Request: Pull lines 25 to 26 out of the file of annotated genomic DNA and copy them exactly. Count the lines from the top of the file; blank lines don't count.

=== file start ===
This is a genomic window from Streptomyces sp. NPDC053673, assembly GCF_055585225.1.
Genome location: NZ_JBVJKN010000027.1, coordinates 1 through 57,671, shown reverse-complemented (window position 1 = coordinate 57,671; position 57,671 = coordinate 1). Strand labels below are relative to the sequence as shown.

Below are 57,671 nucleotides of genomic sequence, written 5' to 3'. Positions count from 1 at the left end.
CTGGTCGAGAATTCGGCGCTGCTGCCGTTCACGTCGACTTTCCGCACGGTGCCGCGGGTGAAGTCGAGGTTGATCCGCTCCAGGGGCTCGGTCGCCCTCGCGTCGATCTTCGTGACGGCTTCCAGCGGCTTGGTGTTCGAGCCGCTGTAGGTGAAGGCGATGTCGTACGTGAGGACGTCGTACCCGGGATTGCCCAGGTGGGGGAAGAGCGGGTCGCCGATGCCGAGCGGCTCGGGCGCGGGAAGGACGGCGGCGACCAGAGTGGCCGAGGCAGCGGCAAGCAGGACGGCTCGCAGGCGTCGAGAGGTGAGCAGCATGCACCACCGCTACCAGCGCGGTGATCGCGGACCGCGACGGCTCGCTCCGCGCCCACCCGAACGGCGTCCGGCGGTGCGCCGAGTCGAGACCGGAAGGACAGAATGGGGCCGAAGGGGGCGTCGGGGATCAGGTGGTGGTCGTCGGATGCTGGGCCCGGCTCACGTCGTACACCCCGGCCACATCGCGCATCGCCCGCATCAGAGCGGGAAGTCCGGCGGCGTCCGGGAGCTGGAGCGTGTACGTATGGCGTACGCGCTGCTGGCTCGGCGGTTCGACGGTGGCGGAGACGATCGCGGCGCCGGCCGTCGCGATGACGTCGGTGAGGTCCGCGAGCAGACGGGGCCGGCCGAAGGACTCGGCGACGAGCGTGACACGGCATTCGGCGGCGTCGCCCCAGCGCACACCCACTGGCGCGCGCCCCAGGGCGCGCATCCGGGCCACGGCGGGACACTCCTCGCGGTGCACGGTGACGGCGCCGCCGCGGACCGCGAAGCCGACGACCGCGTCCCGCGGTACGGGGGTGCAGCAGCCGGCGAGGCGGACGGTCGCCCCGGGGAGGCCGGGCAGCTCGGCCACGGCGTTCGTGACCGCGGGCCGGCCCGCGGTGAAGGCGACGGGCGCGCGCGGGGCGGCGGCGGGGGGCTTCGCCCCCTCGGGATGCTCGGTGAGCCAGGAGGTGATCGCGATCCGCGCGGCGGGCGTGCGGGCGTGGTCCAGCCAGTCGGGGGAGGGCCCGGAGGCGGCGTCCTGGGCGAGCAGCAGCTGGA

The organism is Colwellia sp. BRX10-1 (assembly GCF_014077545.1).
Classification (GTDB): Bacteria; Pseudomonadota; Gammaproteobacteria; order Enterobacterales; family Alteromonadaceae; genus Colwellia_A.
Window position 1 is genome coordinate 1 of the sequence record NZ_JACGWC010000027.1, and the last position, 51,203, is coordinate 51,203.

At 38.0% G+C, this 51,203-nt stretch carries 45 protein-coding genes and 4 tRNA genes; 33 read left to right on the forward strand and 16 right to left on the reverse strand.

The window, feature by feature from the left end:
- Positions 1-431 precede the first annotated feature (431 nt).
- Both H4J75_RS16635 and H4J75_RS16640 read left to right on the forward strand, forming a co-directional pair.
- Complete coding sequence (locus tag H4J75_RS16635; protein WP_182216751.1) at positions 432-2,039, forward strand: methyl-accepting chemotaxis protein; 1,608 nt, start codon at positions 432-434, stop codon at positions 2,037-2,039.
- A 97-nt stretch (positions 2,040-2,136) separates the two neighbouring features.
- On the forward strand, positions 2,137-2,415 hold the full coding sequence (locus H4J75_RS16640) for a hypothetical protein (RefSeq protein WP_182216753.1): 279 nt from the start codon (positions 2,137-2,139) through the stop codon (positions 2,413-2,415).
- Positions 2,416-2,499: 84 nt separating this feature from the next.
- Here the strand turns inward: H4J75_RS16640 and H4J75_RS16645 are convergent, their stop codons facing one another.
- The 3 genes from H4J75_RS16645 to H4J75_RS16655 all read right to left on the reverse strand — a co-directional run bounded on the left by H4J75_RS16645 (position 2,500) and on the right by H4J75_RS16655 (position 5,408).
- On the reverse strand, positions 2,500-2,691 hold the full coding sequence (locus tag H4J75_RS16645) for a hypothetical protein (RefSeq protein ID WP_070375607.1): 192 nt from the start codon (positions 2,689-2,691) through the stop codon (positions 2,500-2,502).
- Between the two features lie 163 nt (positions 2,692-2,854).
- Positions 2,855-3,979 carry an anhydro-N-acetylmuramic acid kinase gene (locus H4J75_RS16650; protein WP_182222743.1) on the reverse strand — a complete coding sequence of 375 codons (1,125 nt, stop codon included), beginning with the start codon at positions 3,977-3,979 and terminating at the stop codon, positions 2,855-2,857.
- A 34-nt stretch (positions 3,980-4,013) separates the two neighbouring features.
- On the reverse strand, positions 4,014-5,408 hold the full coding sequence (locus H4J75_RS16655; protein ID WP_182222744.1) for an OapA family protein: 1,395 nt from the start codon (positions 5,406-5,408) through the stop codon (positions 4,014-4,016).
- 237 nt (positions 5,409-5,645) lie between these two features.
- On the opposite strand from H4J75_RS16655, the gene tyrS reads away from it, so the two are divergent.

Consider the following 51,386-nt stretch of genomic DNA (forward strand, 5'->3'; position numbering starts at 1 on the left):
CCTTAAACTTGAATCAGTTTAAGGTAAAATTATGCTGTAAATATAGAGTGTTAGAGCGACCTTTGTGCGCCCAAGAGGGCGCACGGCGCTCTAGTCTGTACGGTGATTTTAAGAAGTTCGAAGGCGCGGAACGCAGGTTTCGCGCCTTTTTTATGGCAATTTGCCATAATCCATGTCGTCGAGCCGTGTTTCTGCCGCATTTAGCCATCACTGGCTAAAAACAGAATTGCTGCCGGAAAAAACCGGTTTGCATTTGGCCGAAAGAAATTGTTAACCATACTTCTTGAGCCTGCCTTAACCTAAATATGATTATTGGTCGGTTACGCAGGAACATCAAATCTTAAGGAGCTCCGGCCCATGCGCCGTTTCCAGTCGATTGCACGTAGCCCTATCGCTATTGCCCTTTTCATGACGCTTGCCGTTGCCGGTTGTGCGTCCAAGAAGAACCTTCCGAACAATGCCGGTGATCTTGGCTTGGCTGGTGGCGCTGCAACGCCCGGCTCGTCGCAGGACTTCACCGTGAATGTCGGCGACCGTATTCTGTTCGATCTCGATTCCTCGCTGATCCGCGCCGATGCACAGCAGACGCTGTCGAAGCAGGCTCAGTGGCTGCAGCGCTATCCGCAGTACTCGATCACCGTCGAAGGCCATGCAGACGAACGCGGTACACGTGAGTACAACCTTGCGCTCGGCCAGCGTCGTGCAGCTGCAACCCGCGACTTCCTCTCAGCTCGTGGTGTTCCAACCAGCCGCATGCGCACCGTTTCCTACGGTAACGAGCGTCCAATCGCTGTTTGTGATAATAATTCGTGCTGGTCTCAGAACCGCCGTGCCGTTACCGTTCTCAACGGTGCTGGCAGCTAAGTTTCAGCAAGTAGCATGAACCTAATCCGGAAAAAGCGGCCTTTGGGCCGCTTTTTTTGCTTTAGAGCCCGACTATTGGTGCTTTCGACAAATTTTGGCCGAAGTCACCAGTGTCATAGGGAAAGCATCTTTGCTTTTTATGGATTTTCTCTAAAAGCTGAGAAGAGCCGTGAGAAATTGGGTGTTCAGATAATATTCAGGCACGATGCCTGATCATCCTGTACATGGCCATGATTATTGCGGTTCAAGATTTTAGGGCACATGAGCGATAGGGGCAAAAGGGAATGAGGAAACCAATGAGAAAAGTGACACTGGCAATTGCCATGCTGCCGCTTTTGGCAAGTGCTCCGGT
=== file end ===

Consider the following 51,386-nt stretch of genomic DNA (forward strand, 5'->3'; position numbering starts at 1 on the left):
CCTTAAACTTGAATCAGTTTAAGGTAAAATTATGCTGTAAATATAGAGTGTTAGAGCGACCTTTGTGCGCCCAAGAGGGCGCACGGCGCTCTAGTCTGTACGGTGATTTTAAGAAGTTCGAAGGCGCGGAACGCAGGTTTCGCGCCTTTTTTATGGCAATTTGCCATAATCCATGTCGTCGAGCCGTGTTTCTGCCGCATTTAGCCATCACTGGCTAAAAACAGAATTGCTGCCGGAAAAAACCGGTTTGCATTTGGCCGAAAGAAATTGTTAACCATACTTCTTGAGCCTGCCTTAACCTAAATATGATTATTGGTCGGTTACGCAGGAACATCAAATCTTAAGGAGCTCCGGCCCATGCGCCGTTTCCAGTCGATTGCACGTAGCCCTATCGCTATTGCCCTTTTCATGACGCTTGCCGTTGCCGGTTGTGCGTCCAAGAAGAACCTTCCGAACAATGCCGGTGATCTTGGCTTGGCTGGTGGCGCTGCAACGCCCGGCTCGTCGCAGGACTTCACCGTGAATGTCGGCGACCGTATTCTGTTCGATCTCGATTCCTCGCTGATCCGCGCCGATGCACAGCAGACGCTGTCGAAGCAGGCTCAGTGGCTGCAGCGCTATCCGCAGTACTCGATCACCGTCGAAGGCCATGCAGACGAACGCGGTACACGTGAGTACAACCTTGCGCTCGGCCAGCGTCGTGCAGCTGCAACCCGCGACTTCCTCTCAGCTCGTGGTGTTCCAACCAGCCGCATGCGCACCGTTTCCTACGGTAACGAGCGTCCAATCGCTGTTTGTGATAATAATTCGTGCTGGTCTCAGAACCGCCGTGCCGTTACCGTTCTCAACGGTGCTGGCAGCTAAGTTTCAGCAAGTAGCATGAACCTAATCCGGAAAAAGCGGCCTTTGGGCCGCTTTTTTTGCTTTAGAGCCCGACTATTGGTGCTTTCGACAAATTTTGGCCGAAGTCACCAGTGTCATAGGGAAAGCATCTTTGCTTTTTATGGATTTTCTCTAAAAGCTGAGAAGAGCCGTGAGAAATTGGGTGTTCAGATAATATTCAGGCACGATGCCTGATCATCCTGTACATGGCCATGATTATTGCGGTTCAAGATTTTAGGGCACATGAGCGATAGGGGCAAAAGGGAATGAGGAAACCAATGAGAAAAGTGACACTGGCAATTGCCATGCTGCCGCTTTTGGCAAGTGCTCCGGT